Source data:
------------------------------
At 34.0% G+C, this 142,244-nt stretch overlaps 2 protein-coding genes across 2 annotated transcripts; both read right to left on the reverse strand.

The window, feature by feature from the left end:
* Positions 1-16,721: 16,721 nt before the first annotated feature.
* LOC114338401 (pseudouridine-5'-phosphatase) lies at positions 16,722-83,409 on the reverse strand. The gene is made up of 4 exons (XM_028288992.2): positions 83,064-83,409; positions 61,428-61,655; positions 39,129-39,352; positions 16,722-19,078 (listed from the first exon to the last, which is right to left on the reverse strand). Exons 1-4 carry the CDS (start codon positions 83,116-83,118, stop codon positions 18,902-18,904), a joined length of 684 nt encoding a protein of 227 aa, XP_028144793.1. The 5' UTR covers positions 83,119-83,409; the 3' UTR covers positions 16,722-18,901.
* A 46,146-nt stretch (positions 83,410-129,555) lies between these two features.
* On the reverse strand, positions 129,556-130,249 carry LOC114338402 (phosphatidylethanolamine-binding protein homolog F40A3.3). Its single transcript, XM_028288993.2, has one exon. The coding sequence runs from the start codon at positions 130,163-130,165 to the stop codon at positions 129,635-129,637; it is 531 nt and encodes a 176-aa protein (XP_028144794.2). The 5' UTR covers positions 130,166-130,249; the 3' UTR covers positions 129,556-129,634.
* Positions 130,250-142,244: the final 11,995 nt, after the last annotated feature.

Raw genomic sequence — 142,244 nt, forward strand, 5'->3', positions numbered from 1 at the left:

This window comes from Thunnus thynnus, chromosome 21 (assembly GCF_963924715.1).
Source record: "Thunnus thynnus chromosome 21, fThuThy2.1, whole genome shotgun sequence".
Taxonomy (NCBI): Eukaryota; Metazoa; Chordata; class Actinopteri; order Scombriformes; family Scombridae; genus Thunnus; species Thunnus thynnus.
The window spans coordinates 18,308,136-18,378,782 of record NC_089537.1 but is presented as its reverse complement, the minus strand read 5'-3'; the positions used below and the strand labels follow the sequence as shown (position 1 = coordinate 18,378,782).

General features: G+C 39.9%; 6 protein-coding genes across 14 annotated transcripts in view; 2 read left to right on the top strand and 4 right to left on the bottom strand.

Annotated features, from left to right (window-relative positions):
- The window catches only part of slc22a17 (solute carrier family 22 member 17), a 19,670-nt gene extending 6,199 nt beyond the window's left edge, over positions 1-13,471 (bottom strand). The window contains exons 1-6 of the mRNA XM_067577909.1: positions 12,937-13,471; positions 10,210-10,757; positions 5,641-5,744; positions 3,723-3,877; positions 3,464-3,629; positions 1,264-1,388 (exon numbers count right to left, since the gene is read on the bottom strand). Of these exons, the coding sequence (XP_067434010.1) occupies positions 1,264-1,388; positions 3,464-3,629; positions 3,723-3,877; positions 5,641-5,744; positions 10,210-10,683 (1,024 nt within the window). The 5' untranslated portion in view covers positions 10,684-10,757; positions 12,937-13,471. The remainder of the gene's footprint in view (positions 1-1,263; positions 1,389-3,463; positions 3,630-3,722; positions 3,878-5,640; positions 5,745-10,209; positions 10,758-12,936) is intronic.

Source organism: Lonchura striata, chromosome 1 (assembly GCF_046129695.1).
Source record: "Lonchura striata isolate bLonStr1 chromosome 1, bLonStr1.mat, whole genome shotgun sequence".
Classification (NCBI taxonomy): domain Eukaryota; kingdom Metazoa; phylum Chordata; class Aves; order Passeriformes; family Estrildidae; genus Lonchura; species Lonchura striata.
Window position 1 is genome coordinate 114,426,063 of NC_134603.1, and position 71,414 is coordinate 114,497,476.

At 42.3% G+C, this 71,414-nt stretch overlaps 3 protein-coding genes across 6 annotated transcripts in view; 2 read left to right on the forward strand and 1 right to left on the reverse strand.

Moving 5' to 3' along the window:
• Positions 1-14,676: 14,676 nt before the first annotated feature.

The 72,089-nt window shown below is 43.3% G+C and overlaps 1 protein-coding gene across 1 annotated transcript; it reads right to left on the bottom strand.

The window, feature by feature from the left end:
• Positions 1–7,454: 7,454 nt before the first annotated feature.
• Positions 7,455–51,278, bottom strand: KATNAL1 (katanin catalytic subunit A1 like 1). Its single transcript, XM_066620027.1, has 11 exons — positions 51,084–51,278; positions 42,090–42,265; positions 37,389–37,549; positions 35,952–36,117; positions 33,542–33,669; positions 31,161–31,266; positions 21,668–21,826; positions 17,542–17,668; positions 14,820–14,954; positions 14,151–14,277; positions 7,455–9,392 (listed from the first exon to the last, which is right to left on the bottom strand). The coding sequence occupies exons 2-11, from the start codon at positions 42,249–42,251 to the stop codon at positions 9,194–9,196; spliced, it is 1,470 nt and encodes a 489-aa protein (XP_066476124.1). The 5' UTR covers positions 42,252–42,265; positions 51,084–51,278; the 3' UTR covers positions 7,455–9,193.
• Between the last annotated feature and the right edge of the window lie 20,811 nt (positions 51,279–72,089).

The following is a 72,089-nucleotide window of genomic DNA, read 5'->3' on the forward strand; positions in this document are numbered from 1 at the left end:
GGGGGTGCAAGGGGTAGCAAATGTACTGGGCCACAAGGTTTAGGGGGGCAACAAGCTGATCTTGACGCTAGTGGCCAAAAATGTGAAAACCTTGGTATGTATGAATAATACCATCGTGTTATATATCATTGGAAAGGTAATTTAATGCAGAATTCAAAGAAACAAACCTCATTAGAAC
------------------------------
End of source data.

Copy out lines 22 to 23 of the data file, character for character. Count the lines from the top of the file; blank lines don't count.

• Positions 1-14,676: 14,676 nt before the first annotated feature.

The 72,089-nt window shown below is 43.3% G+C and overlaps 1 protein-coding gene across 1 annotated transcript; it reads right to left on the bottom strand.